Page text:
Syrian Interior Minister Bassam Abdul-Majid called the bombing a terrorist act and said all the victims were civilians.
Anti-terror units were investigating, he said.
We cannot accuse any party. There are ongoing investigations that will lead us to those who carried it out, Abdul-Majid told state TV.
Such deadly bombings are rare in Syria, a tightly controlled country where the government uses heavy-handed tactics to crack down against dissent and instability.
But over the past nine months, the country has witnessed two major assassinations, including one involving a car bomb.
The secular government also says it is battling Sunni Muslim militants who have carried out several bombings and attacks against government institutions in recent years.
Little is known, though, about Islamic militant groups here because information is limited by the state, which rarely discusses security issues.
But Saturday's bombing was by far one of the largest ever and tested weaknesses in the government's traditionally tight security grip.
Several witnesses said the blast sounded like an earthquake struck their neighborhood.
Mohammed Shubli, the owner of a toy shop, said after the blast he saw columns of smoke rising in the sky.
My house was completely damaged by the force of the blast, Shubli said.
The explosion also occurred at an intersection that leads to Sayeda Zeinab, a holy shrine for Shiite Muslims frequently visited by Iranian and Iraqi pilgrims about five miles away from the bombing site.
The United States condemned the bombing and all terrorist actions, said State Department spokesman Gordon Duguid.
He said the U.S. Embassy in Damascus would close its consular section through Tuesday except for emergency services because of the heightened security concern.
Saturday's bombing is the deadliest in more than decade. On New Year's Eve 1997, a bomb went off aboard a public bus in Damascus, killing 12 people and wounding dozens.
Syria blamed Israel for the bombing, though Israel denied the charge.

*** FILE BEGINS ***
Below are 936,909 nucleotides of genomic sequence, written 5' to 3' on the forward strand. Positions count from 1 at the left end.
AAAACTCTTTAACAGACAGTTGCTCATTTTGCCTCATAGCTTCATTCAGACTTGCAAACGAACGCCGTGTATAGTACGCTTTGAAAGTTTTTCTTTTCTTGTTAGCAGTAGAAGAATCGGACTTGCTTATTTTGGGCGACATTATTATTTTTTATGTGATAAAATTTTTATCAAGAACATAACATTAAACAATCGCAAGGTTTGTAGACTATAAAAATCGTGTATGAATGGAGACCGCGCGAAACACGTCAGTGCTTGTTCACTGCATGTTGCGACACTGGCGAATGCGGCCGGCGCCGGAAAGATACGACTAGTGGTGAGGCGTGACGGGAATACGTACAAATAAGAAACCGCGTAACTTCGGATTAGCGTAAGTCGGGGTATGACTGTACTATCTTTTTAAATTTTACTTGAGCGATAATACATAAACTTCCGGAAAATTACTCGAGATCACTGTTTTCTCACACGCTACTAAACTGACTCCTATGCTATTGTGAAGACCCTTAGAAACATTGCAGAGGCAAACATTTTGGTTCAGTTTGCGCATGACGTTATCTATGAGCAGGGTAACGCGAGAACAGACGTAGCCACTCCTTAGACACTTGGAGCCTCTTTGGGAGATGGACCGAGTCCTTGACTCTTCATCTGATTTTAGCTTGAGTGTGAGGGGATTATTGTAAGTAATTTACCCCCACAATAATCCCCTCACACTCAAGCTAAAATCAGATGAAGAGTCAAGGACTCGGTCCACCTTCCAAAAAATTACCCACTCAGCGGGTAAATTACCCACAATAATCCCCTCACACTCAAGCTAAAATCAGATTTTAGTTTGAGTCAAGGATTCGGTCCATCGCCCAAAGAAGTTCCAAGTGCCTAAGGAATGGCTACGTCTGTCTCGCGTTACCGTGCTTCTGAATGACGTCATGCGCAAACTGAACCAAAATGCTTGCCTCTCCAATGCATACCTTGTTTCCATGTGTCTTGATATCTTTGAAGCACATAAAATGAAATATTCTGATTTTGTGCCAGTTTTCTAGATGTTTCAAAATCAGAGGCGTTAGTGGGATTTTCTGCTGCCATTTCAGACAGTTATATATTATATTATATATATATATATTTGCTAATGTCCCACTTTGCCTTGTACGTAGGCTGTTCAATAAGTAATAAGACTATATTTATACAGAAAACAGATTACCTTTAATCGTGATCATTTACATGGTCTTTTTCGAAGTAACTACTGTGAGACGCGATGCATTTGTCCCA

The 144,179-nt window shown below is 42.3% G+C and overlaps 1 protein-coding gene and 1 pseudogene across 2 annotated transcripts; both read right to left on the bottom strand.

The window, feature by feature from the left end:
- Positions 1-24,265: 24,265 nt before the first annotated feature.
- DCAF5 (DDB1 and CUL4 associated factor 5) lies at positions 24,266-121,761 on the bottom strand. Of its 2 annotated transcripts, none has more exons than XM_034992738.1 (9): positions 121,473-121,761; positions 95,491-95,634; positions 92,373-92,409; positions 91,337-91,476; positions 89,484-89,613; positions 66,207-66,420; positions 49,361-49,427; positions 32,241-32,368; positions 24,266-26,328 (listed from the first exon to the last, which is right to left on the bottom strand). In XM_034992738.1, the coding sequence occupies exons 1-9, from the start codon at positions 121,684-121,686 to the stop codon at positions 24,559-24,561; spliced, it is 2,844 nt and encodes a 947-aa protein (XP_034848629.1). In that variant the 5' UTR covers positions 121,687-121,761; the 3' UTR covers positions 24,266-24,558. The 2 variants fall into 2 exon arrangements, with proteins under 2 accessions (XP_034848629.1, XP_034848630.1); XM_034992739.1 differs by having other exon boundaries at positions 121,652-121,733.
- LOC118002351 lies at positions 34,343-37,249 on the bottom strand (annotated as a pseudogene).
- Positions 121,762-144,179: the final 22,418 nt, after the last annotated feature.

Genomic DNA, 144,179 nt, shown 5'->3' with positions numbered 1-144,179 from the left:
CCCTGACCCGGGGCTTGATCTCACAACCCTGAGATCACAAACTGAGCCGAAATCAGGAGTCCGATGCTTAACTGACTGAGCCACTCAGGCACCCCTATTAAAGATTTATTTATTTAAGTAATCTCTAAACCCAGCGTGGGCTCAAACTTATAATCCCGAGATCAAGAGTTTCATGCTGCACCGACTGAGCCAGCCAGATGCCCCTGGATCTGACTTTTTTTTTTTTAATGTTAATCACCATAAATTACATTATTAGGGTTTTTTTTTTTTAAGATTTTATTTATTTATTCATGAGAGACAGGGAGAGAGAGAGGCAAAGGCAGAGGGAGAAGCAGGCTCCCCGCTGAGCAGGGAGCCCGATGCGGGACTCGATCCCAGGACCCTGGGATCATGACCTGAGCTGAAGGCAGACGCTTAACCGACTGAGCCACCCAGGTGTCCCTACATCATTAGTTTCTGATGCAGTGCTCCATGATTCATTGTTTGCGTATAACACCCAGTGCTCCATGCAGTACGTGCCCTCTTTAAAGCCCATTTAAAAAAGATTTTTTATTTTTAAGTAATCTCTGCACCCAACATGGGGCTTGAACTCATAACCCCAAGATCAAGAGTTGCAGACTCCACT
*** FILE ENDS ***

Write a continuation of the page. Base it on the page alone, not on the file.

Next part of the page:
The last major explosion to strike Damascus was in February when a car bomb killed the commander of Lebanon's Shiite militant Hezbollah group, Imad Mughniyeh.
Hezbollah and its top ally, Iran, blamed Israel for the assassination, but Israel denied involvement.
Perilous Adventure in Egypt's Remotest Desert, Tourists at Risk
By Maggie Michael and Sarah El Deeb
Cairo, Egypt - The abduction of a European tour group in a distant corner of Egypt's desert underlines the potential dangers of adventure tourism pushing deeper into remote destinations and getting closer to conflict zones.
In the case of the 11 Europeans and eight Egyptians held since Sept. 19, the lawlessness in the desert plateau of Gilf al-Kebir may be a spillover from the violence in eastern Chad and Sudan's Darfur region, where armed bands are notorious for hijacking and robberies.
Desert tour operators and security officials say there have been several robberies and carjackings of tourists over the past year by heavily armed gunmen at Gilf al-Kebir, near the Sudanese and Libyan borders, which never previously saw such incidents.
Until recently, desert guides often ran into smugglers in the area but each side left the other alone, said guide Mahmoud Nour el-Din, who has led tours to the Gilf and other parts of Egypt's Western Desert for 12 years.
The bandits are a new element, better armed and more aggressive, he said - connecting them to Chad and Darfur.
We never had attacks with guns before. We are starting to have incidents now and they are related to militia and gunmen. They started roaming around to steal cars, el-Din said.